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Commercial fibre culture. In some respects commercial fibre culture resembles the plantation farming. The crop is mostly raised for sale to either domestic or external buyer. It differs from plantation farming mainly in respect of smallholdings.
Fibre culture provides the main source of income for tens of millions of farmers in different parts of the world. Vegetable fibre production related to cotton, jute abaca, sisal, henequen, ramie and kapok is found to extend from 37°N to 25°S. Fibre is obtained from two major sources- vegetable and animal. Leaf, bast and seed are the fibre producing components of the above-mentioned plants. For example, cotton lint 'or fibre is obtained from seeds, jute from its stalks and manila hemp from its leaves.
Cotton fibre is derived from the bolls or opened seeds pods of a tropical or sub-tropical perennial shrub generally grown as an annual. Cotton is sometimes cultivated for local use, but primarily it is a cash crop. There are numerous varieties and the modern agrotechnology, allows the new ones to be developed to suit the particular conditions occurring in specific producing areas. The quality of cotton is largely determined by the length of fibre, but other criteria like fineness and lustre are also taken into account.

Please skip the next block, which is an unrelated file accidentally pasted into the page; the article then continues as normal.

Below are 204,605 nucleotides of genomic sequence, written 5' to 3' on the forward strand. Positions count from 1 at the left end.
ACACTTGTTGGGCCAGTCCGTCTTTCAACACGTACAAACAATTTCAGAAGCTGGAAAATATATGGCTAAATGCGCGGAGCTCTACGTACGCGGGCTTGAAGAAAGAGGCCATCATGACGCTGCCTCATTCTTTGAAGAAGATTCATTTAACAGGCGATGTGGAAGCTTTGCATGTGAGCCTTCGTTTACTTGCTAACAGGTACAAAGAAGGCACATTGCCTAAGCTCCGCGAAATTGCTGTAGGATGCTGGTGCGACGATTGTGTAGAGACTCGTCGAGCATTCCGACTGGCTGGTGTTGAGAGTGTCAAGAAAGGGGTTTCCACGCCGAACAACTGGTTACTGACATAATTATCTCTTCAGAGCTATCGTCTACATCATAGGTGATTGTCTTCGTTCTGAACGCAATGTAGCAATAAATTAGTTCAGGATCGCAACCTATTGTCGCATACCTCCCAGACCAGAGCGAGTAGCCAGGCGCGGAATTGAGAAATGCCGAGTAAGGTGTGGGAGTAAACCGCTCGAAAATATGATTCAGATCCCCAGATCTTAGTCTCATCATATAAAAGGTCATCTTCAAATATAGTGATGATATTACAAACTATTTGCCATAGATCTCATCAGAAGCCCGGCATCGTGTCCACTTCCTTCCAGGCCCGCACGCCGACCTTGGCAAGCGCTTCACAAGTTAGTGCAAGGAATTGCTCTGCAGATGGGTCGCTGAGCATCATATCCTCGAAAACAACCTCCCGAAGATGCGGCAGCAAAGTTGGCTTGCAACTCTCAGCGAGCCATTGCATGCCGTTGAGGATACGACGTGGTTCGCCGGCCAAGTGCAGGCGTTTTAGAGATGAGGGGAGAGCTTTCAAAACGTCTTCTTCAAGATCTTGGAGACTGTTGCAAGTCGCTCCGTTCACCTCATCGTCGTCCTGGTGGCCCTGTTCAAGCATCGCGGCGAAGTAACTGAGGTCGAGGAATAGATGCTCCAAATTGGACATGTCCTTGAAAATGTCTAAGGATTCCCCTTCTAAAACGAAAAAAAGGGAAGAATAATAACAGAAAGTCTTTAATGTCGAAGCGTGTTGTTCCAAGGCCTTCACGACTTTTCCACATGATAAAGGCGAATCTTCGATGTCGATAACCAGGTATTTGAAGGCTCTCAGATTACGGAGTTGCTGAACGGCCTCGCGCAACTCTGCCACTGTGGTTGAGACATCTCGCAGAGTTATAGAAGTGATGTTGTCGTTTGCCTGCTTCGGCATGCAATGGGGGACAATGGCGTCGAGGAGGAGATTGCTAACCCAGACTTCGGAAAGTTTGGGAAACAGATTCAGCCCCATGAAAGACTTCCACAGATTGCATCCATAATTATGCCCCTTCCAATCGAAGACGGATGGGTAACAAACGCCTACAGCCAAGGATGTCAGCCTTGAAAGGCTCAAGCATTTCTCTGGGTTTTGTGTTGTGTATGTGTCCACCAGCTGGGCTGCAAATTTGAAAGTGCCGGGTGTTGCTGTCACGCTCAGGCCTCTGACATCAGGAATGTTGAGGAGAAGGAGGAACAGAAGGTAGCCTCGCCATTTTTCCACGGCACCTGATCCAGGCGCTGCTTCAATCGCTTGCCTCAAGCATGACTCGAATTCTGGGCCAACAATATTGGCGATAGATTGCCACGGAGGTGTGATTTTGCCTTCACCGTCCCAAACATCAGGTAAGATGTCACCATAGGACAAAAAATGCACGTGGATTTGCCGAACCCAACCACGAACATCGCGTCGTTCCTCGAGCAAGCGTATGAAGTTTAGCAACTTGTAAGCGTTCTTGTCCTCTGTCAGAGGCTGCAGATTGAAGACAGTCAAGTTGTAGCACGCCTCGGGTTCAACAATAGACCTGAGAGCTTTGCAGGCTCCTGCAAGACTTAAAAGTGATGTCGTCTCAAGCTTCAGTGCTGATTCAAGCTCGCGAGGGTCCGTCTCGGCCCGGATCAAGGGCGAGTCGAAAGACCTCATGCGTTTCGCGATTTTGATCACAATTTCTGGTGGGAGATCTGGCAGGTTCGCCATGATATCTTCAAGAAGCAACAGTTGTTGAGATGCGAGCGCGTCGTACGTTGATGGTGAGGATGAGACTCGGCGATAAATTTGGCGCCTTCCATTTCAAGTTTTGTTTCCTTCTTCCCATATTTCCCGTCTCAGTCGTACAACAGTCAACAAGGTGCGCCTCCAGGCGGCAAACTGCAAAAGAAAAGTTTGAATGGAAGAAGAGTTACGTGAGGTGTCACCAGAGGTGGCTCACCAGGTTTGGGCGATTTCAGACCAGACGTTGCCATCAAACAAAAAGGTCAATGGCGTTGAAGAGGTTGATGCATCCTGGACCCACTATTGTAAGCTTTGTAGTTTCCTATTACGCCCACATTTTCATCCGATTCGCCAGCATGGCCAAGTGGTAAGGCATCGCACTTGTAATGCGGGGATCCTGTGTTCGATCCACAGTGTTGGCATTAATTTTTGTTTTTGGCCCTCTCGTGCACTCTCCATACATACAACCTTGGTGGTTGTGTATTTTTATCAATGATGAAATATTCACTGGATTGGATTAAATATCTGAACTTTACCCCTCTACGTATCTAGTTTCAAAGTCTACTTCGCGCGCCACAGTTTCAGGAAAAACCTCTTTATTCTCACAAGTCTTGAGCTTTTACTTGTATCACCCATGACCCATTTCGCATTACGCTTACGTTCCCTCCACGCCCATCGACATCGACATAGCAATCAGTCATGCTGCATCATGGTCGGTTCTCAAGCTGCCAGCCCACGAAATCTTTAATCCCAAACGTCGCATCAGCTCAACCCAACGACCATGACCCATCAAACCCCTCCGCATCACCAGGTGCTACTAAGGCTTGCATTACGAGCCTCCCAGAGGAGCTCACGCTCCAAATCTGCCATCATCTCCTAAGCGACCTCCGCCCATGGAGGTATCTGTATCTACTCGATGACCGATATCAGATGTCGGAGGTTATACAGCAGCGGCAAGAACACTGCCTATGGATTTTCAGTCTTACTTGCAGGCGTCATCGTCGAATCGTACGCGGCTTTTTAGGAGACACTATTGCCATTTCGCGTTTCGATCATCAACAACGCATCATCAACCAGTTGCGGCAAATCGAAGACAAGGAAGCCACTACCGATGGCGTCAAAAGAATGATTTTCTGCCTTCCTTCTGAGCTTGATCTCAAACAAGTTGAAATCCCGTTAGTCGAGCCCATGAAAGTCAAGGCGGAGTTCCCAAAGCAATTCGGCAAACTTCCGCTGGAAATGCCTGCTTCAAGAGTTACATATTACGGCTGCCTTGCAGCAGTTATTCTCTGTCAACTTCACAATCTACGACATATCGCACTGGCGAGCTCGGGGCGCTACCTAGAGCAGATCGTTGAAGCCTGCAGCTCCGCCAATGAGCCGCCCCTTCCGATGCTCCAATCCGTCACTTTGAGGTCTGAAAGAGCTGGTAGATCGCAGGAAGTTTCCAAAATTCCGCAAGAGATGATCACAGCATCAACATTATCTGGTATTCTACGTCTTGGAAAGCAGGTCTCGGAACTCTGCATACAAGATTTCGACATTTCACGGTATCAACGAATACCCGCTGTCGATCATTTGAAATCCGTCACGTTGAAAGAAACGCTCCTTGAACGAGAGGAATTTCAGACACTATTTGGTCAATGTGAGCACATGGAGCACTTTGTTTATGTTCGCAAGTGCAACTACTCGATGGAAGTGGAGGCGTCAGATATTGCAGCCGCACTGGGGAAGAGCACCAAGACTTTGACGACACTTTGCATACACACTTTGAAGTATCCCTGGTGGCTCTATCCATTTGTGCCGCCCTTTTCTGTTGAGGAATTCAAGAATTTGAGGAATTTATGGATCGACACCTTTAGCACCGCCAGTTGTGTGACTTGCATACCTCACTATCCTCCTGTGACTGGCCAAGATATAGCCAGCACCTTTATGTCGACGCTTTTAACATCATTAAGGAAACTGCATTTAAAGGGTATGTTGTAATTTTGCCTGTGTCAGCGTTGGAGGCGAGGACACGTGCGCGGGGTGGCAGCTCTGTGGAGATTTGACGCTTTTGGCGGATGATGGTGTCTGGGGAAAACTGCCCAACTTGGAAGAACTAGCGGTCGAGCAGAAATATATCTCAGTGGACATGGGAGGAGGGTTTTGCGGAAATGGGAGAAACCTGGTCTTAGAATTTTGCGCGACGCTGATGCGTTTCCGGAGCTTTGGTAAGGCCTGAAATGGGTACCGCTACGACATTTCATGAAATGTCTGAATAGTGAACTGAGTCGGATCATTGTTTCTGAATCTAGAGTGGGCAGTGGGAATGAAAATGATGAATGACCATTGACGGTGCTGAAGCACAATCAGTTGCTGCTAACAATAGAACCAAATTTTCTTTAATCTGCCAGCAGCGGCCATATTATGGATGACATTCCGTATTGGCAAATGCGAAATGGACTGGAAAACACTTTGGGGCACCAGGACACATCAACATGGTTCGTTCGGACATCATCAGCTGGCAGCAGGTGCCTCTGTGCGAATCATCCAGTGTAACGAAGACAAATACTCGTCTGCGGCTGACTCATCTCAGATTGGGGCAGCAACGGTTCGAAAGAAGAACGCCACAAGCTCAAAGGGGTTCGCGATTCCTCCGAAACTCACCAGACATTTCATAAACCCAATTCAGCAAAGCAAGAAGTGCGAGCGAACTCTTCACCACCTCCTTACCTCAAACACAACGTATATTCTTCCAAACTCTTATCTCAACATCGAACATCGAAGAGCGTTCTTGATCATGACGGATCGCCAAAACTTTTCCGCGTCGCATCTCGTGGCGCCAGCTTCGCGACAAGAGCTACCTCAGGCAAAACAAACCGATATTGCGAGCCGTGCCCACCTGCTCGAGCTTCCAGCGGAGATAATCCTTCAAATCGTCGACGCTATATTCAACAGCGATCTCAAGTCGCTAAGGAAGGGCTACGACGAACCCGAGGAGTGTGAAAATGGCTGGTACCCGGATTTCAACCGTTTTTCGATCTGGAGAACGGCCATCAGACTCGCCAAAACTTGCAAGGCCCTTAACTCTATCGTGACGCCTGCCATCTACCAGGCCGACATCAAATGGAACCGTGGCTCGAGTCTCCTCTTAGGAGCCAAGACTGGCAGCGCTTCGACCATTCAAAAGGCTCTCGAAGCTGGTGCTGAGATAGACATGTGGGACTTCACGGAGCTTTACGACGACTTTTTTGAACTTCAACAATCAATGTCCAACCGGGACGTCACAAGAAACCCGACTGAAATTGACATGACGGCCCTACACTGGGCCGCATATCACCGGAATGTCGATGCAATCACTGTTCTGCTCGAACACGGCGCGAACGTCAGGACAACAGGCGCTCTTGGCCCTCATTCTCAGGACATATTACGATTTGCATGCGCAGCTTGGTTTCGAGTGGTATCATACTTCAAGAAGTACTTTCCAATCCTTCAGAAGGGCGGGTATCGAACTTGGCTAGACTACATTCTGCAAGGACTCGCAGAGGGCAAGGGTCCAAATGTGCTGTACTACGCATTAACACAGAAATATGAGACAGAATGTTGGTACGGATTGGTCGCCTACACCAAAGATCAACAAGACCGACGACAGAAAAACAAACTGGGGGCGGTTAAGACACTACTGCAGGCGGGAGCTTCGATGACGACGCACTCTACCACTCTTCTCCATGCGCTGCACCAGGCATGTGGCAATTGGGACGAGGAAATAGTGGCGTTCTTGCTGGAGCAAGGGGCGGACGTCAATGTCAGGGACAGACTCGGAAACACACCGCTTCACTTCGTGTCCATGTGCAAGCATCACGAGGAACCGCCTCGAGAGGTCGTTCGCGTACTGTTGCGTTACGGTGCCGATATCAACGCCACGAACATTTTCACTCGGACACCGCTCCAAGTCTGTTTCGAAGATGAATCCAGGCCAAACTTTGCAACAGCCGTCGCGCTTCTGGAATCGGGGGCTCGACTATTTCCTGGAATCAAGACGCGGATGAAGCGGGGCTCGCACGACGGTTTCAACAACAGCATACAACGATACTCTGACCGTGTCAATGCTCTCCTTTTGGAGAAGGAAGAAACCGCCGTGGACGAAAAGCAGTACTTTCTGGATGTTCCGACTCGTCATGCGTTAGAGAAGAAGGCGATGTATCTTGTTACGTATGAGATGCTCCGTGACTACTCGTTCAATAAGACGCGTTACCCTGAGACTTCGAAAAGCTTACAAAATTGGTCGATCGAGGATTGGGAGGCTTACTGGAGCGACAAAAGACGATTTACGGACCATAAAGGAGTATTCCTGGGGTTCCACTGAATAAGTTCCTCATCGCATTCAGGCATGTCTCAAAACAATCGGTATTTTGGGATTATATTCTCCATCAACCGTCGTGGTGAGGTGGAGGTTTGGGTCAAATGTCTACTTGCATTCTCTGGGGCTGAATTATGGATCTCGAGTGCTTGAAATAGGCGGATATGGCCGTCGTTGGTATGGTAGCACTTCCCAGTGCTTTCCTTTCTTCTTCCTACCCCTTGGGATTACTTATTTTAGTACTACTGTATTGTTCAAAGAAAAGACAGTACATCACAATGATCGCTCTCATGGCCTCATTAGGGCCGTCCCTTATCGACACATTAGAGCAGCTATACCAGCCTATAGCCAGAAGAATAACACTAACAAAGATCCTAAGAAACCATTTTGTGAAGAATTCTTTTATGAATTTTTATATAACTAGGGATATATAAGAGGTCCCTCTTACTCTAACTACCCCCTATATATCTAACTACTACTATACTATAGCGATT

For commercial purpose, cotton is classified into three types on the basis of the length of fibre-long, medium and short. The cotton is considered long staple when the length of fibre exceeds 2.9 cm. It is medium-staple if the length varies between 2.5 cm and 2.7 cm. Finally, the cotton is described as short staple if the length is less than 2.5 cm. The world production is dominated by medium and short-staple cotton representing about 90% of the total cotton output.
Physical and economic conditions. Although the cultivation of cotton enjoys a wide latitudinal extent in the distribution, the ideal conditions are furnished by:
(a) Equable, warm conditions in the growing period with temperatures reaching 25°C in summer.
(b) A minimum growing period of at least 200 consecutive frost-free days, since frost is injurious to cotton plant.
(c) 63.5 cm to 91.6 cm of rain during the growing period or equivalent supply of water by irrigation.
(d) Dry, sunny conditions during the maturing period since rain at this stage of growth is likely to damage the bolls.
(e) A deep, rich well drained soil but one with a high moisture retaining capacity.
The successful cultivation of cotton is also determined by certain economic conditions.
(a) In spite of considerable mechanization much of the work of tending and harvesting the crop is performed by hand, chiefly by the farmer and his family. Some form of special preparation is based on manual labour, necessitating the plentiful supply of cheap labour.
(b) Cotton cultivation in the major countries is primarily developed for export, which dictates it to be facilitated by proper transportation. The presence of transport facilities is also required for easy movement within the country since the manufacturing of cotton may develop anywhere in the country.
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